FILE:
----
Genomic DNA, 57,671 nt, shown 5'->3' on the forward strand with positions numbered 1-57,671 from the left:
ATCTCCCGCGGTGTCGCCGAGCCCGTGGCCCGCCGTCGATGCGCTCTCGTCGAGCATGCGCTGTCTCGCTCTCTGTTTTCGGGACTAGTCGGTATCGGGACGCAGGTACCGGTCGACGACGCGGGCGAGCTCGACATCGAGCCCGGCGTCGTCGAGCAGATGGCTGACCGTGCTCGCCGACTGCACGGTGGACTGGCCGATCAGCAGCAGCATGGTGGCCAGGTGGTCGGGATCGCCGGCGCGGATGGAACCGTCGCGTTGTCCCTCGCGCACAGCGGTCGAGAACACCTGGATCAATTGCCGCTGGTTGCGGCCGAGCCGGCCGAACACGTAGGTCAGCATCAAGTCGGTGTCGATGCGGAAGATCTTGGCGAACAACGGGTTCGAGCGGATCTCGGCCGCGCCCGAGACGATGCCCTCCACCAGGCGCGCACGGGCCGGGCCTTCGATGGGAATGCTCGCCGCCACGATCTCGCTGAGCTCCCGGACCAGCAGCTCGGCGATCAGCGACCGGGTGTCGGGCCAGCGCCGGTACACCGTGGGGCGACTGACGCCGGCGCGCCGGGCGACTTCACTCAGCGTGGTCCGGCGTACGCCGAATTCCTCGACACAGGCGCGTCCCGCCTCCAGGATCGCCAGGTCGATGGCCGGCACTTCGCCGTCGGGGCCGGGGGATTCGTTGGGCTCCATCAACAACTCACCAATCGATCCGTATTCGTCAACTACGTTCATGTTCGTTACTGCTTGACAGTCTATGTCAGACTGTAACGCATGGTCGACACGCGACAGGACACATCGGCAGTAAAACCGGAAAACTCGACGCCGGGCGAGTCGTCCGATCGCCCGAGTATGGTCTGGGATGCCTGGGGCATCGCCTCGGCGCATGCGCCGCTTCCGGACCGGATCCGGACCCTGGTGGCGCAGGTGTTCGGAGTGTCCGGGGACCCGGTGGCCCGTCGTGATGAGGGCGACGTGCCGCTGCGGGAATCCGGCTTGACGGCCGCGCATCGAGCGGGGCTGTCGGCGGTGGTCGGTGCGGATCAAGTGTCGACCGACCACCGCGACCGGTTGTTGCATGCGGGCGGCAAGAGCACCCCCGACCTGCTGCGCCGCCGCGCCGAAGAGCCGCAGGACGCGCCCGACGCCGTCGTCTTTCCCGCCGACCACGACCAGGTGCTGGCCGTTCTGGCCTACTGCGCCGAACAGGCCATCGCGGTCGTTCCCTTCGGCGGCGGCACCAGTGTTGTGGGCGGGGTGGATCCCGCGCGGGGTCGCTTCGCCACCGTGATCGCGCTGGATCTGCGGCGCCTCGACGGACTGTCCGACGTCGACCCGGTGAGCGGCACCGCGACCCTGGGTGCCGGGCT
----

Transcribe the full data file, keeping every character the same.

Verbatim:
Genomic DNA, 57,671 nt, shown 5'->3' on the forward strand with positions numbered 1-57,671 from the left:
ATCTCCCGCGGTGTCGCCGAGCCCGTGGCCCGCCGTCGATGCGCTCTCGTCGAGCATGCGCTGTCTCGCTCTCTGTTTTCGGGACTAGTCGGTATCGGGACGCAGGTACCGGTCGACGACGCGGGCGAGCTCGACATCGAGCCCGGCGTCGTCGAGCAGATGGCTGACCGTGCTCGCCGACTGCACGGTGGACTGGCCGATCAGCAGCAGCATGGTGGCCAGGTGGTCGGGATCGCCGGCGCGGATGGAACCGTCGCGTTGTCCCTCGCGCACAGCGGTCGAGAACACCTGGATCAATTGCCGCTGGTTGCGGCCGAGCCGGCCGAACACGTAGGTCAGCATCAAGTCGGTGTCGATGCGGAAGATCTTGGCGAACAACGGGTTCGAGCGGATCTCGGCCGCGCCCGAGACGATGCCCTCCACCAGGCGCGCACGGGCCGGGCCTTCGATGGGAATGCTCGCCGCCACGATCTCGCTGAGCTCCCGGACCAGCAGCTCGGCGATCAGCGACCGGGTGTCGGGCCAGCGCCGGTACACCGTGGGGCGACTGACGCCGGCGCGCCGGGCGACTTCACTCAGCGTGGTCCGGCGTACGCCGAATTCCTCGACACAGGCGCGTCCCGCCTCCAGGATCGCCAGGTCGATGGCCGGCACTTCGCCGTCGGGGCCGGGGGATTCGTTGGGCTCCATCAACAACTCACCAATCGATCCGTATTCGTCAACTACGTTCATGTTCGTTACTGCTTGACAGTCTATGTCAGACTGTAACGCATGGTCGACACGCGACAGGACACATCGGCAGTAAAACCGGAAAACTCGACGCCGGGCGAGTCGTCCGATCGCCCGAGTATGGTCTGGGATGCCTGGGGCATCGCCTCGGCGCATGCGCCGCTTCCGGACCGGATCCGGACCCTGGTGGCGCAGGTGTTCGGAGTGTCCGGGGACCCGGTGGCCCGTCGTGATGAGGGCGACGTGCCGCTGCGGGAATCCGGCTTGACGGCCGCGCATCGAGCGGGGCTGTCGGCGGTGGTCGGTGCGGATCAAGTGTCGACCGACCACCGCGACCGGTTGTTGCATGCGGGCGGCAAGAGCACCCCCGACCTGCTGCGCCGCCGCGCCGAAGAGCCGCAGGACGCGCCCGACGCCGTCGTCTTTCCCGCCGACCACGACCAGGTGCTGGCCGTTCTGGCCTACTGCGCCGAACAGGCCATCGCGGTCGTTCCCTTCGGCGGCGGCACCAGTGTTGTGGGCGGGGTGGATCCCGCGCGGGGTCGCTTCGCCACCGTGATCGCGCTGGATCTGCGGCGCCTCGACGGACTGTCCGACGTCGACCCGGTGAGCGGCACCGCGACCCTGGGTGCCGGGCT